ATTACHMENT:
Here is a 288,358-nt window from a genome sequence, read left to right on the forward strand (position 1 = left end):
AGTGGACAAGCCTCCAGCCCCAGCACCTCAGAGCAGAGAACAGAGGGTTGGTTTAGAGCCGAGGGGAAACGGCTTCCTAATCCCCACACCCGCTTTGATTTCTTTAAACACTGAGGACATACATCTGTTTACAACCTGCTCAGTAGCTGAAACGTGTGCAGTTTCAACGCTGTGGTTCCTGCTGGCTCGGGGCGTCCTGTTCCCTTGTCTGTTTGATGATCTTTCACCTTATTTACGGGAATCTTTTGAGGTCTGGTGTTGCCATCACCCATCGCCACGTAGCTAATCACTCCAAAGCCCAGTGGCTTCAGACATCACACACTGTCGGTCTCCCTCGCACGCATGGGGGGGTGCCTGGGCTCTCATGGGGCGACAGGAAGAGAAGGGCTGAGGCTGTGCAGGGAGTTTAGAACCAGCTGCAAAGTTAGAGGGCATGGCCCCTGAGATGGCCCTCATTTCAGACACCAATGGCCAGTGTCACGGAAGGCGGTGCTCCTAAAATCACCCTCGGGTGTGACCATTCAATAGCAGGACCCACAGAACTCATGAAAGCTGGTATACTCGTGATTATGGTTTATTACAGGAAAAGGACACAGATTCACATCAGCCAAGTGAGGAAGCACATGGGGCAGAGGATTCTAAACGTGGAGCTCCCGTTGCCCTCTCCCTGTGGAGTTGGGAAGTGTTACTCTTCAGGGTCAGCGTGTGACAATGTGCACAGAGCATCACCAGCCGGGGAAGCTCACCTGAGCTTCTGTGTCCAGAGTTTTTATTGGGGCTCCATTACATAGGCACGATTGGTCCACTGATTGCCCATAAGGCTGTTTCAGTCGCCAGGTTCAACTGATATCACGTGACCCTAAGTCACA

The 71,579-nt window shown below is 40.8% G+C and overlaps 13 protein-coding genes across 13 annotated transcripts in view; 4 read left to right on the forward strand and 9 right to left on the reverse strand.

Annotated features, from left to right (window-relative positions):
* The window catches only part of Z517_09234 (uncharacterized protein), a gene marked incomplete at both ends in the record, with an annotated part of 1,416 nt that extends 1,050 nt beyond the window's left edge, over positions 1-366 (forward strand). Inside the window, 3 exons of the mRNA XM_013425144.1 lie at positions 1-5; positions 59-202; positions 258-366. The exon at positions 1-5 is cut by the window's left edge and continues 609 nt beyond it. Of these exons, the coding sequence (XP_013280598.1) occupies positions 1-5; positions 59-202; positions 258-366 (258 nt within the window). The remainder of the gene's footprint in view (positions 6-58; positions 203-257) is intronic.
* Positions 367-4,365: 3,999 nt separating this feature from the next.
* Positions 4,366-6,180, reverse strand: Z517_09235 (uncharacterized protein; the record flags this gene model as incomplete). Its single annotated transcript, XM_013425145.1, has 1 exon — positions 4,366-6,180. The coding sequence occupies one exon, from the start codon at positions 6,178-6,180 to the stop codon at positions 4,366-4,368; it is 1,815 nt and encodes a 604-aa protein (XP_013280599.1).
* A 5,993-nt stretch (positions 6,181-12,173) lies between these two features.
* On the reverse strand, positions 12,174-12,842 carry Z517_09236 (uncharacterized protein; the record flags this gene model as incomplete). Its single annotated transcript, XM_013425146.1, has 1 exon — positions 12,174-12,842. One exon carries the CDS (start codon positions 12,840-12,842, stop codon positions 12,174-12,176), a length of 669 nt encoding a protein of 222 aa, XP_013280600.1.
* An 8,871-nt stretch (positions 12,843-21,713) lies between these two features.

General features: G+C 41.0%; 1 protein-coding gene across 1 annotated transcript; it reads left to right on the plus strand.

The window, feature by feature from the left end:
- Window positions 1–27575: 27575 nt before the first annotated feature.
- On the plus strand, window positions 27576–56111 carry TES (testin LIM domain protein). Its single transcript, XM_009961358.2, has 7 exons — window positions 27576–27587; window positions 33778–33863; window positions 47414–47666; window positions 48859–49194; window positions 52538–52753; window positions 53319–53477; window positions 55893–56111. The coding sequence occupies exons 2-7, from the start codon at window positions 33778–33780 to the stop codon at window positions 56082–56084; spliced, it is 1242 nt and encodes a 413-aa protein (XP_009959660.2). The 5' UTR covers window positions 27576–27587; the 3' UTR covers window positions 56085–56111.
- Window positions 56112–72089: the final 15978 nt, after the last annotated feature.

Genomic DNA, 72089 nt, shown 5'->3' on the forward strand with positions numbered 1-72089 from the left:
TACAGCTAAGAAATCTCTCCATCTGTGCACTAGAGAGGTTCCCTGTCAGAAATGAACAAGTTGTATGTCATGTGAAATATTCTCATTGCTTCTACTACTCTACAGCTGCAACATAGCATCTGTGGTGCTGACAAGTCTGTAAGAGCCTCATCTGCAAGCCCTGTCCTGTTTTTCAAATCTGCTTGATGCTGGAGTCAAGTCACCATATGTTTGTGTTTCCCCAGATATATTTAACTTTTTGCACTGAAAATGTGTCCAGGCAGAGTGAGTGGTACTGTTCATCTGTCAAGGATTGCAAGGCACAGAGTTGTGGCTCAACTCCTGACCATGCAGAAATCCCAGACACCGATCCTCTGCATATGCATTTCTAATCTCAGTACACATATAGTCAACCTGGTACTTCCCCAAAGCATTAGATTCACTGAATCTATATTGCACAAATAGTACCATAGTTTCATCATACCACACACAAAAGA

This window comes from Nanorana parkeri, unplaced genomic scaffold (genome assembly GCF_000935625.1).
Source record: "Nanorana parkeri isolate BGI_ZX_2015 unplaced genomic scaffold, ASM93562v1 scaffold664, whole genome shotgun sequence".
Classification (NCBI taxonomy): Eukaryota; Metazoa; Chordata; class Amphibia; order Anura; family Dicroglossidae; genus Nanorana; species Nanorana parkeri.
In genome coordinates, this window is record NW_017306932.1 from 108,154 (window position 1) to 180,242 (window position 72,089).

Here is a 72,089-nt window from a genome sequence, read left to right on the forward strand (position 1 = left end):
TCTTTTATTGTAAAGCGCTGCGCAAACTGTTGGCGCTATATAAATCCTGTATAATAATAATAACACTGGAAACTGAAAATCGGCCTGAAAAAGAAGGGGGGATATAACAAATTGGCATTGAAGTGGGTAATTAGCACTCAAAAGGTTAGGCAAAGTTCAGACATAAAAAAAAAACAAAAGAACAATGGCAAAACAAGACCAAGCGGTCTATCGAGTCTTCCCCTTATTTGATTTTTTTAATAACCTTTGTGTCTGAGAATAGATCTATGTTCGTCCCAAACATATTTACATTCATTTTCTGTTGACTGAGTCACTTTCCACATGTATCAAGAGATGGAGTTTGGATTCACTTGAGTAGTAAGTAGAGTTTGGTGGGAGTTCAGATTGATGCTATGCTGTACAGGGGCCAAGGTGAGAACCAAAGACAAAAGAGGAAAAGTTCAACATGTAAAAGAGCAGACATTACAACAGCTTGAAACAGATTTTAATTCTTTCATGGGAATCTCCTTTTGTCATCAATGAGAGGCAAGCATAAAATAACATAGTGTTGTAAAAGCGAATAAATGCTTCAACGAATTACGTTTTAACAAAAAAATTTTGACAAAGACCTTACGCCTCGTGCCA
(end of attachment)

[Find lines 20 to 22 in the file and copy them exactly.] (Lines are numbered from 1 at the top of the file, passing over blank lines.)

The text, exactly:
Classification (NCBI taxonomy): Eukaryota; Metazoa; Chordata; class Amphibia; order Anura; family Dicroglossidae; genus Nanorana; species Nanorana parkeri.
In genome coordinates, this window is record NW_017306932.1 from 108,154 (window position 1) to 180,242 (window position 72,089).

Here is a 72,089-nt window from a genome sequence, read left to right on the forward strand (position 1 = left end):